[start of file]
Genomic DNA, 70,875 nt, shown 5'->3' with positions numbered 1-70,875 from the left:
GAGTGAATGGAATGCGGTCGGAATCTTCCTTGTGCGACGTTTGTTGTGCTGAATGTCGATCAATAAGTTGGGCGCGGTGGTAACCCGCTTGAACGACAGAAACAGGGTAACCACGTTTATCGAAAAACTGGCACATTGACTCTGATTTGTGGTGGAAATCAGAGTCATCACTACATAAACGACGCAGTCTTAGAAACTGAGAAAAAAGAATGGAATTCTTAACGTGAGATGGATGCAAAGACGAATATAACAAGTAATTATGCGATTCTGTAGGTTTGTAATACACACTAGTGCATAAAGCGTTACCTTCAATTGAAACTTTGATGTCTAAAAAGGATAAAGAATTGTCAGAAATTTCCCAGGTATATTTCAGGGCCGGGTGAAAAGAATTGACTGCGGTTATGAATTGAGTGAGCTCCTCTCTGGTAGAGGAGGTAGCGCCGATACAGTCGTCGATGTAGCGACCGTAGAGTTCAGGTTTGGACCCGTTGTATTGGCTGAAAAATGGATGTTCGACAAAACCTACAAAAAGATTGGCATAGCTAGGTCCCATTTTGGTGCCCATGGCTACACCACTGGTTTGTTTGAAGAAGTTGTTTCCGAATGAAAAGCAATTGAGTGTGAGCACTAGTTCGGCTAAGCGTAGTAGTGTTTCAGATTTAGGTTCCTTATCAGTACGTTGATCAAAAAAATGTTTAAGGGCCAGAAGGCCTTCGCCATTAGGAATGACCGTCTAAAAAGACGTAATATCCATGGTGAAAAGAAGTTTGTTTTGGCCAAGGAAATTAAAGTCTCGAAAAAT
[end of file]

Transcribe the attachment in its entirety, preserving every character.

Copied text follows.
Genomic DNA, 70,875 nt, shown 5'->3' with positions numbered 1-70,875 from the left:
GAGTGAATGGAATGCGGTCGGAATCTTCCTTGTGCGACGTTTGTTGTGCTGAATGTCGATCAATAAGTTGGGCGCGGTGGTAACCCGCTTGAACGACAGAAACAGGGTAACCACGTTTATCGAAAAACTGGCACATTGACTCTGATTTGTGGTGGAAATCAGAGTCATCACTACATAAACGACGCAGTCTTAGAAACTGAGAAAAAAGAATGGAATTCTTAACGTGAGATGGATGCAAAGACGAATATAACAAGTAATTATGCGATTCTGTAGGTTTGTAATACACACTAGTGCATAAAGCGTTACCTTCAATTGAAACTTTGATGTCTAAAAAGGATAAAGAATTGTCAGAAATTTCCCAGGTATATTTCAGGGCCGGGTGAAAAGAATTGACTGCGGTTATGAATTGAGTGAGCTCCTCTCTGGTAGAGGAGGTAGCGCCGATACAGTCGTCGATGTAGCGACCGTAGAGTTCAGGTTTGGACCCGTTGTATTGGCTGAAAAATGGATGTTCGACAAAACCTACAAAAAGATTGGCATAGCTAGGTCCCATTTTGGTGCCCATGGCTACACCACTGGTTTGTTTGAAGAAGTTGTTTCCGAATGAAAAGCAATTGAGTGTGAGCACTAGTTCGGCTAAGCGTAGTAGTGTTTCAGATTTAGGTTCCTTATCAGTACGTTGATCAAAAAAATGTTTAAGGGCCAGAAGGCCTTCGCCATTAGGAATGACCGTCTAAAAAGACGTAATATCCATGGTGAAAAGAAGTTTGTTTTGGCCAAGGAAATTAAAGTCTCGAAAAAT